Nymphomaniac – Movie Review
My level of satisfaction with a given thing has a lot to do with my expectations. Movies I have little or no expectation for can be pleasant surprises, and over-hyped movies can become a letdown. Had I known nothing about Lars Von Trier’s Nymphomaniac, an epic movie cut down from an original five hour cut into two volumes (each under two hours) I probably would have liked it more. I think the movie has some definite flaws (particularly the final scene of Vol. II) but is otherwise well made and thought-provoking. In other words, it’s good art.
My goal is not to spoil the movie but to reset your expectation and potentially increase your enjoyment of the film. The marketing campaign and controversy surrounding the film are a serious problem as they don’t match up with what the film is. There are posters for all the main characters in the movie, shot naked with an orgasmic expression on their faces. With the title and even some of the trailers, the marketing seems to be saying that we will see all of these characters fully nude, probably with the titular nymphomaniac herself, Joe. We don’t see this – some of the characters are never shown undressed, let alone having sex.
Worse is the (eventually quashed) rumor that the stars had real sex for the film and did not use body doubles – and that the scenes in question are pornography. They use body doubles, and in the version showing unrated on Amazon there is very little that comes close to being pornographic – even out of context. Yes, there are some quick shots of penetration and the camera lingers on an erection or two (which is probably enough to get an NC-17 in the US) but it is not gratuitous or erotic.
The movie centers around Joe, played by Charlotte Gainsbourg as an older adult, and by Stacy Martin as a young adult. Gainsbourg’s older Joe is rescued by Seligman (Stellan Skarsgård) as the movie begins, and the rest of the movie is framed by them as she recovers in his home and she tells him the long story of how she came to be beaten and left in the street. These framing scenes between Gainsbourg’s Joe and Seligman are the philosophical half of the movie, with Seligman often drawing metaphors and parallels between something Joe tells him and something completely unrelated to sex. He makes these connections as if he’s trying to pull deeper meaning from Joe’s story – and this would come across as pretentiousness, as if the movie were trying to force you to think of it as wildly intellectual – if Joe didn’t consistently dress him down for making connections where there are none.
Joe comes to realize that she’s not a sex addict, she’s a “nymphomaniac” which she goes out of her way to explain in the film at a meeting of Sex Addicts Anonymous. Her definition is that she’s someone who likes her body and likes her “dirty filthy lust.”
Whether everything she tells Seligman is true or not, Joe’s journey has some fascinating implications. In an early scene where she and a friend make a bet to see who can sleep with the most men on a long train journey we see a mirror held up to our culture’s double-standard. This sort of wager would get completely different attention if it were two men on a sexual conquest, yet with women it’s a completely different story. The movie hints a deeper meanings too, some of which are red herrings. This does a great job of keeping the viewer very attentive to what’s going on, trying to solve mysteries that may or may not be there.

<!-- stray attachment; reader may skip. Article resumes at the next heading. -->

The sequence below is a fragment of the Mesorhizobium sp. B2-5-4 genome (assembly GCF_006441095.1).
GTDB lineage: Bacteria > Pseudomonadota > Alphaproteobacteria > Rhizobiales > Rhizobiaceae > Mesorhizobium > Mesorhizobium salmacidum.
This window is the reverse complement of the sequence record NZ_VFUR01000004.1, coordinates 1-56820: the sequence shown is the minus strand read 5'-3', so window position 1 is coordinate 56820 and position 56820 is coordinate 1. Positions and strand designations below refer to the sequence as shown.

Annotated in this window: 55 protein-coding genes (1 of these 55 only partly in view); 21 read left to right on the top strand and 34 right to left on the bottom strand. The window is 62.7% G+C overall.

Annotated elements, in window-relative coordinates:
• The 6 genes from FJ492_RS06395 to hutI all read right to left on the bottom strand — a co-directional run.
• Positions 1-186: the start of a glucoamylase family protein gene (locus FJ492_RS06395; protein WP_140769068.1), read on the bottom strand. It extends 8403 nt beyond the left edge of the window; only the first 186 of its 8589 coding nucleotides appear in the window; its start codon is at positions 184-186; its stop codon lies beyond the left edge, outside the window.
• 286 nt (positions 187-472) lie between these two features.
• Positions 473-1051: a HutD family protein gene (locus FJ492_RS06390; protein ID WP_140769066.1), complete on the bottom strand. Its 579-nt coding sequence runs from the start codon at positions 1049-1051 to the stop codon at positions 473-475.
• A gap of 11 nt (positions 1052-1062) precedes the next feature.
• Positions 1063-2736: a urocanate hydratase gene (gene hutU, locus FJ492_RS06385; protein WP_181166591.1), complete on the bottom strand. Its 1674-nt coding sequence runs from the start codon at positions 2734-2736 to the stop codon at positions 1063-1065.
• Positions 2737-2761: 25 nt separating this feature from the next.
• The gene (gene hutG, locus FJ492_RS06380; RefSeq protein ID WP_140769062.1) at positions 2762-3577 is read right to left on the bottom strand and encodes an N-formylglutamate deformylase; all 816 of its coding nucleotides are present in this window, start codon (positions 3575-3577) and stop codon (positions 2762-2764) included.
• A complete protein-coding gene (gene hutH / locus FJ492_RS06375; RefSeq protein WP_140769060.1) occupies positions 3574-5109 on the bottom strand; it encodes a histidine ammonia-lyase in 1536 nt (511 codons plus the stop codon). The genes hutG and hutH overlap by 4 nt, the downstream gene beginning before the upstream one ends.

All of the performances are wonderful, particularly Stacy Martin as young Joe pulling off a totally believable segue into becoming Charlotte Gainsbourg’s version. You believe they are the same person at different ages. Unfortunately, the same cannot be said about the change of Jerôme played mostly by Shia LeBeouf with Old Jerôme played by Michael Pas. This doesn’t work because Michael Pas has almost no screen time, particularly when he’s introduced we only see him for a split-second in Jerôme’s home and it isn’t clear that it’s meant to be the same character. LeBeouf does great work with Martin’s Joe and Gainsbourg’s Joe, so it’s even more bizarre that they chose to replace him as an older man. It’s possible that this makes more sense in the original director’s cut, but it was very confusing as presented here.
I won’t spoil what happens, but I must say that the final scene of Vol II. really bothered me as it seemed completely out of place for what the preceding hours of character development said. It felt out of place and did not live up to the standard of the rest of the movie.
But “where’s LeBouf” and the final scene aside, I recommend checking out the film. It’s unlikely to get much of a theatrical release, but Vol. I is currently available for streaming rental on Amazon, and the availability bar at the bottom of the review will show you your renting/purchasing/ streaming options. I should also mention that Von Trier’s previous film, 2011’s Melancholia is free on both Netflix and Amazon Prime and is also a very good movie.